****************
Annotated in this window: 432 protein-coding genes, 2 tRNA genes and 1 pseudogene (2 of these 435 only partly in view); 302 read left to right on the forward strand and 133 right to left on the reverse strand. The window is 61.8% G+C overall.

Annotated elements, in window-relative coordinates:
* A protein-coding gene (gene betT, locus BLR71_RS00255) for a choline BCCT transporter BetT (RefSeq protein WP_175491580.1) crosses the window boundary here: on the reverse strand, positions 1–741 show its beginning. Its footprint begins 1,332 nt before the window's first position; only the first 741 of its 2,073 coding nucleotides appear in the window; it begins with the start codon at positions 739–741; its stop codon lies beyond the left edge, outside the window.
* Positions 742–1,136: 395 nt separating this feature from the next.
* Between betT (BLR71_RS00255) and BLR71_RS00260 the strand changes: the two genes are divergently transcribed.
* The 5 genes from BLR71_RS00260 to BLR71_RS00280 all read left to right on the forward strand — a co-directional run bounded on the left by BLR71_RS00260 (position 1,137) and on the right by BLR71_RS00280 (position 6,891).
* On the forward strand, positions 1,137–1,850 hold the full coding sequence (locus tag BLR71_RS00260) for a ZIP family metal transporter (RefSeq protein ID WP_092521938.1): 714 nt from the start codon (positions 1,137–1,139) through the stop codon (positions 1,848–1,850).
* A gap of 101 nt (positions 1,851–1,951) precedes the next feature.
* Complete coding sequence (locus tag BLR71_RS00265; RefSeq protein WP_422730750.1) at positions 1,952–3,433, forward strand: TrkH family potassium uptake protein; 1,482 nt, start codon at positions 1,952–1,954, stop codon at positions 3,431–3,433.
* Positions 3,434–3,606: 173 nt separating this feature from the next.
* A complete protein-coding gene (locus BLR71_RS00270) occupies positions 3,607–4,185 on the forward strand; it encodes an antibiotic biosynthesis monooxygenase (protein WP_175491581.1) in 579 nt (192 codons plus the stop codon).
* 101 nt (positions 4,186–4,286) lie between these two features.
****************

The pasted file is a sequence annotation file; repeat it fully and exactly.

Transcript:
Annotated in this window: 432 protein-coding genes, 2 tRNA genes and 1 pseudogene (2 of these 435 only partly in view); 302 read left to right on the forward strand and 133 right to left on the reverse strand. The window is 61.8% G+C overall.

Annotated elements, in window-relative coordinates:
* A protein-coding gene (gene betT, locus BLR71_RS00255) for a choline BCCT transporter BetT (RefSeq protein WP_175491580.1) crosses the window boundary here: on the reverse strand, positions 1–741 show its beginning. Its footprint begins 1,332 nt before the window's first position; only the first 741 of its 2,073 coding nucleotides appear in the window; it begins with the start codon at positions 739–741; its stop codon lies beyond the left edge, outside the window.
* Positions 742–1,136: 395 nt separating this feature from the next.
* Between betT (BLR71_RS00255) and BLR71_RS00260 the strand changes: the two genes are divergently transcribed.
* The 5 genes from BLR71_RS00260 to BLR71_RS00280 all read left to right on the forward strand — a co-directional run bounded on the left by BLR71_RS00260 (position 1,137) and on the right by BLR71_RS00280 (position 6,891).
* On the forward strand, positions 1,137–1,850 hold the full coding sequence (locus tag BLR71_RS00260) for a ZIP family metal transporter (RefSeq protein ID WP_092521938.1): 714 nt from the start codon (positions 1,137–1,139) through the stop codon (positions 1,848–1,850).
* A gap of 101 nt (positions 1,851–1,951) precedes the next feature.
* Complete coding sequence (locus tag BLR71_RS00265; RefSeq protein WP_422730750.1) at positions 1,952–3,433, forward strand: TrkH family potassium uptake protein; 1,482 nt, start codon at positions 1,952–1,954, stop codon at positions 3,431–3,433.
* Positions 3,434–3,606: 173 nt separating this feature from the next.
* A complete protein-coding gene (locus BLR71_RS00270) occupies positions 3,607–4,185 on the forward strand; it encodes an antibiotic biosynthesis monooxygenase (protein WP_175491581.1) in 579 nt (192 codons plus the stop codon).
* 101 nt (positions 4,186–4,286) lie between these two features.